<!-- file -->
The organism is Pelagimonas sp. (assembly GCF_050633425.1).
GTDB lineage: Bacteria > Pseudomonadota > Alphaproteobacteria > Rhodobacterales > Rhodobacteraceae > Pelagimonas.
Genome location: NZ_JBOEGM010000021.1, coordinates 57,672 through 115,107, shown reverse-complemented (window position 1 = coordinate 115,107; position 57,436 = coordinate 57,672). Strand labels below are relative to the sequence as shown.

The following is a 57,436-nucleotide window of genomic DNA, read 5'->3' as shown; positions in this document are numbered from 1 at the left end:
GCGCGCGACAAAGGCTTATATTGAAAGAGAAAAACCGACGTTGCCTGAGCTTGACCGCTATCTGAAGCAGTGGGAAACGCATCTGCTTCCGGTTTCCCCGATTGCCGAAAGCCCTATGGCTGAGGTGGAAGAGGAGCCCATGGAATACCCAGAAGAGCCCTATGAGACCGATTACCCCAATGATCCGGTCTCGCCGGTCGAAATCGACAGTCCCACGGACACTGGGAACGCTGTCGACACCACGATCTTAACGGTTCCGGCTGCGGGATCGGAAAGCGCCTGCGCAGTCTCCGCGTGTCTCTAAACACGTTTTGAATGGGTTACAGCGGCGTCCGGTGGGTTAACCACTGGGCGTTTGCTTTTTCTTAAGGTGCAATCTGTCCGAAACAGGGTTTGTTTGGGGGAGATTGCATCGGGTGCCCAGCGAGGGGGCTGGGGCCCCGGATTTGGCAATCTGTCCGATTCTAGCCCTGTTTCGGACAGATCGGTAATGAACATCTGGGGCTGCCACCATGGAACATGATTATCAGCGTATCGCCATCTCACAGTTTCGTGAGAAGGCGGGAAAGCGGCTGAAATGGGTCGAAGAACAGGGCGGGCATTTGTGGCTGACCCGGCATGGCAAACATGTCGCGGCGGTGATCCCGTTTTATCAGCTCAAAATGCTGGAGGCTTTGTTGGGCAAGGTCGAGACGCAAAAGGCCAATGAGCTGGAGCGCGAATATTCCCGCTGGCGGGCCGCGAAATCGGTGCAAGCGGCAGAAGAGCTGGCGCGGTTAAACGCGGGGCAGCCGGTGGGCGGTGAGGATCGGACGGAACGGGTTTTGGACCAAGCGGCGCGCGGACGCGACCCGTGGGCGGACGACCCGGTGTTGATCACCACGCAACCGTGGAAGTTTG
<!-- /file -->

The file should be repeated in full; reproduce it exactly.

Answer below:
The organism is Pelagimonas sp. (assembly GCF_050633425.1).
GTDB lineage: Bacteria > Pseudomonadota > Alphaproteobacteria > Rhodobacterales > Rhodobacteraceae > Pelagimonas.
Genome location: NZ_JBOEGM010000021.1, coordinates 57,672 through 115,107, shown reverse-complemented (window position 1 = coordinate 115,107; position 57,436 = coordinate 57,672). Strand labels below are relative to the sequence as shown.

The following is a 57,436-nucleotide window of genomic DNA, read 5'->3' as shown; positions in this document are numbered from 1 at the left end:
GCGCGCGACAAAGGCTTATATTGAAAGAGAAAAACCGACGTTGCCTGAGCTTGACCGCTATCTGAAGCAGTGGGAAACGCATCTGCTTCCGGTTTCCCCGATTGCCGAAAGCCCTATGGCTGAGGTGGAAGAGGAGCCCATGGAATACCCAGAAGAGCCCTATGAGACCGATTACCCCAATGATCCGGTCTCGCCGGTCGAAATCGACAGTCCCACGGACACTGGGAACGCTGTCGACACCACGATCTTAACGGTTCCGGCTGCGGGATCGGAAAGCGCCTGCGCAGTCTCCGCGTGTCTCTAAACACGTTTTGAATGGGTTACAGCGGCGTCCGGTGGGTTAACCACTGGGCGTTTGCTTTTTCTTAAGGTGCAATCTGTCCGAAACAGGGTTTGTTTGGGGGAGATTGCATCGGGTGCCCAGCGAGGGGGCTGGGGCCCCGGATTTGGCAATCTGTCCGATTCTAGCCCTGTTTCGGACAGATCGGTAATGAACATCTGGGGCTGCCACCATGGAACATGATTATCAGCGTATCGCCATCTCACAGTTTCGTGAGAAGGCGGGAAAGCGGCTGAAATGGGTCGAAGAACAGGGCGGGCATTTGTGGCTGACCCGGCATGGCAAACATGTCGCGGCGGTGATCCCGTTTTATCAGCTCAAAATGCTGGAGGCTTTGTTGGGCAAGGTCGAGACGCAAAAGGCCAATGAGCTGGAGCGCGAATATTCCCGCTGGCGGGCCGCGAAATCGGTGCAAGCGGCAGAAGAGCTGGCGCGGTTAAACGCGGGGCAGCCGGTGGGCGGTGAGGATCGGACGGAACGGGTTTTGGACCAAGCGGCGCGCGGACGCGACCCGTGGGCGGACGACCCGGTGTTGATCACCACGCAACCGTGGAAGTTTG